Nobel Prize for medicine awarded to temperature and touch discoveries
David Julius and Ardem Patapoutian have won the 2021 Nobel Prize for Physiology or Medicine, with their work being used to develop treatments for conditions such as chronic pain.
Credit: Ill. Niklas Elmehed © Nobel Prize Outreach
American scientists David Julius and Ardem Patapoutian have won the 2021 Nobel Prize for Physiology or Medicine for their discoveries of receptors for temperature and touch. Their ground-breaking discoveries “have allowed us to understand how heat, cold and mechanical force can initiate the nerve impulses that allow us to perceive and adapt to the world around us,” the Nobel Assembly at the Karolinska Institute explained. According to the prize winners, their discovery is being used to develop treatments for many conditions, including chronic pain.
The more than century-old prize is awarded by the Nobel Assembly of Sweden’s Karolinska Institute and is worth 10 million Swedish crowns, or $1.15 million.
Julius and Patapoutian’s research was conducted at the University of California San Francisco, US, and stemmed from investigating the pain from eating hot chillies. Capsaicin was already known to activate nerve cells causing pain sensations, although how this chemical actually exerted this function was unknown. However, Julius and his co-workers created a library of millions of DNA fragments corresponding to genes that are expressed in the sensory neurons which can react to pain, heat and touch.
The team hypothesised that the library would include a DNA fragment encoding the protein capable of reacting to capsaicin. They expressed individual genes from this collection in cultured cells that normally do not react to capsaicin. After a laborious search, a single gene was identified that was able to make cells capsaicin sensitive. Further experiments later revealed that this encoded a novel ion channel protein and the capsaicin receptor was named TRPV1.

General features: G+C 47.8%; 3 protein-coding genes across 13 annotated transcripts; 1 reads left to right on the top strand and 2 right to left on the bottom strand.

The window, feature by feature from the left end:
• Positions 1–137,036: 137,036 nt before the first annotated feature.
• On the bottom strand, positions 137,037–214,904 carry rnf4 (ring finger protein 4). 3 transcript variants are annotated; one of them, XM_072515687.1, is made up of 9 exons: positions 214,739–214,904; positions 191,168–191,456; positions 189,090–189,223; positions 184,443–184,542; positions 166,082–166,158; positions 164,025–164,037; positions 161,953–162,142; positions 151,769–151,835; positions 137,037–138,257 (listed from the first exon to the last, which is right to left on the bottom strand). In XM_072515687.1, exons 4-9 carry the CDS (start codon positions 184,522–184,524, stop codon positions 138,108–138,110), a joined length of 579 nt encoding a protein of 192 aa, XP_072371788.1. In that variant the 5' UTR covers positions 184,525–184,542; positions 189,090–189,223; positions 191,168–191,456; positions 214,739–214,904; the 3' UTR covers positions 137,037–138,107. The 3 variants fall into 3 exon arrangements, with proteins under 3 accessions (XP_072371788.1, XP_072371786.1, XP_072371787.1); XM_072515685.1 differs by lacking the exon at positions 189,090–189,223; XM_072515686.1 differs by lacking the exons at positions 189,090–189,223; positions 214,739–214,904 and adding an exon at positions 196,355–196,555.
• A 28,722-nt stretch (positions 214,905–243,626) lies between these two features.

Meanwhile, Patapoutian and his team identified a cell line that gave off a measurable electric signal when individual cells were poked with a micropipette. It was assumed that the receptor activated by mechanical force was an ion channel and in a next step 72 candidate genes encoding possible receptors were identified. These genes were inactivated one by one to discover the gene responsible for mechanosensitivity in the studied cells.
Patapoutian and his colleagues successfully identified a single gene whose silencing rendered the cells insensitive to poking with the micropipette. A new and entirely unknown mechanosensitive ion channel had been discovered and was given the name Piezo1, after the Greek word for pressure. Furthermore, a second gene was discovered and named Piezo2.
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The breakthrough led to a series of papers from his and other groups, demonstrating that the Piezo2 ion channel is essential for the sense of touch. Moreover, Piezo2 was shown to play a key role in the critically important sensing of body position and motion or proprioception. In further work, Piezo1 and Piezo2 channels were also shown to regulate additional important physiological processes including blood pressure, respiration and urinary bladder control.
“Intensive ongoing research originating from this year’s Nobel Prize awarded discoveries focuses on elucidating their functions in a variety of physiological processes,” concluded the Nobel Assembly. “This knowledge is being used to develop treatments for a wide range of disease conditions, including chronic pain.”